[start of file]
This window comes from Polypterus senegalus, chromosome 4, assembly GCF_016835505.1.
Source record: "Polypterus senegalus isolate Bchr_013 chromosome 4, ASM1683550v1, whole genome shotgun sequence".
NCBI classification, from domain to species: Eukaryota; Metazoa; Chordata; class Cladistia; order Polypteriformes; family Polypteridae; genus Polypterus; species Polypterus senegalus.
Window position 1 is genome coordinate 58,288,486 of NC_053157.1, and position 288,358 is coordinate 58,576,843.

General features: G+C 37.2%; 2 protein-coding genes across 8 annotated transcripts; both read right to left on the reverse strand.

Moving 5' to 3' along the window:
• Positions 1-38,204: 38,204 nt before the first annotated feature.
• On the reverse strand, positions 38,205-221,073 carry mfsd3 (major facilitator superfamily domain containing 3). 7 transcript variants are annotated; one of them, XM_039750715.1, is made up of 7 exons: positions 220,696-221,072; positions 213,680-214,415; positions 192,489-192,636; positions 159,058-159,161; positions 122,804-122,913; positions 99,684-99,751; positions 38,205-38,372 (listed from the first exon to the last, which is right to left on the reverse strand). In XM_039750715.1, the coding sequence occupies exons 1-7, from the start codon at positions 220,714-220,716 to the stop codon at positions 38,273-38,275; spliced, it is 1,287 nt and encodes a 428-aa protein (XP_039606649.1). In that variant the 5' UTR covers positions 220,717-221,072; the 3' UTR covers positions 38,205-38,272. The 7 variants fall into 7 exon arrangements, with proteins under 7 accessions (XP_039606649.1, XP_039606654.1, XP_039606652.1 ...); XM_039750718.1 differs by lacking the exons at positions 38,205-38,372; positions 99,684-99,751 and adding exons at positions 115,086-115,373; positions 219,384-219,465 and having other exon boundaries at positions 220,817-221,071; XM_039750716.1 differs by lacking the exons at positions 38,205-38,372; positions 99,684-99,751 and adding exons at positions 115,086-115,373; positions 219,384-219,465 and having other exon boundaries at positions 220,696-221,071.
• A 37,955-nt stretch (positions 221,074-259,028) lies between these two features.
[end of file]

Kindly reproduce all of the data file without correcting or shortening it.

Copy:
This window comes from Polypterus senegalus, chromosome 4, assembly GCF_016835505.1.
Source record: "Polypterus senegalus isolate Bchr_013 chromosome 4, ASM1683550v1, whole genome shotgun sequence".
NCBI classification, from domain to species: Eukaryota; Metazoa; Chordata; class Cladistia; order Polypteriformes; family Polypteridae; genus Polypterus; species Polypterus senegalus.
Window position 1 is genome coordinate 58,288,486 of NC_053157.1, and position 288,358 is coordinate 58,576,843.

General features: G+C 37.2%; 2 protein-coding genes across 8 annotated transcripts; both read right to left on the reverse strand.

Moving 5' to 3' along the window:
• Positions 1-38,204: 38,204 nt before the first annotated feature.
• On the reverse strand, positions 38,205-221,073 carry mfsd3 (major facilitator superfamily domain containing 3). 7 transcript variants are annotated; one of them, XM_039750715.1, is made up of 7 exons: positions 220,696-221,072; positions 213,680-214,415; positions 192,489-192,636; positions 159,058-159,161; positions 122,804-122,913; positions 99,684-99,751; positions 38,205-38,372 (listed from the first exon to the last, which is right to left on the reverse strand). In XM_039750715.1, the coding sequence occupies exons 1-7, from the start codon at positions 220,714-220,716 to the stop codon at positions 38,273-38,275; spliced, it is 1,287 nt and encodes a 428-aa protein (XP_039606649.1). In that variant the 5' UTR covers positions 220,717-221,072; the 3' UTR covers positions 38,205-38,272. The 7 variants fall into 7 exon arrangements, with proteins under 7 accessions (XP_039606649.1, XP_039606654.1, XP_039606652.1 ...); XM_039750718.1 differs by lacking the exons at positions 38,205-38,372; positions 99,684-99,751 and adding exons at positions 115,086-115,373; positions 219,384-219,465 and having other exon boundaries at positions 220,817-221,071; XM_039750716.1 differs by lacking the exons at positions 38,205-38,372; positions 99,684-99,751 and adding exons at positions 115,086-115,373; positions 219,384-219,465 and having other exon boundaries at positions 220,696-221,071.
• A 37,955-nt stretch (positions 221,074-259,028) lies between these two features.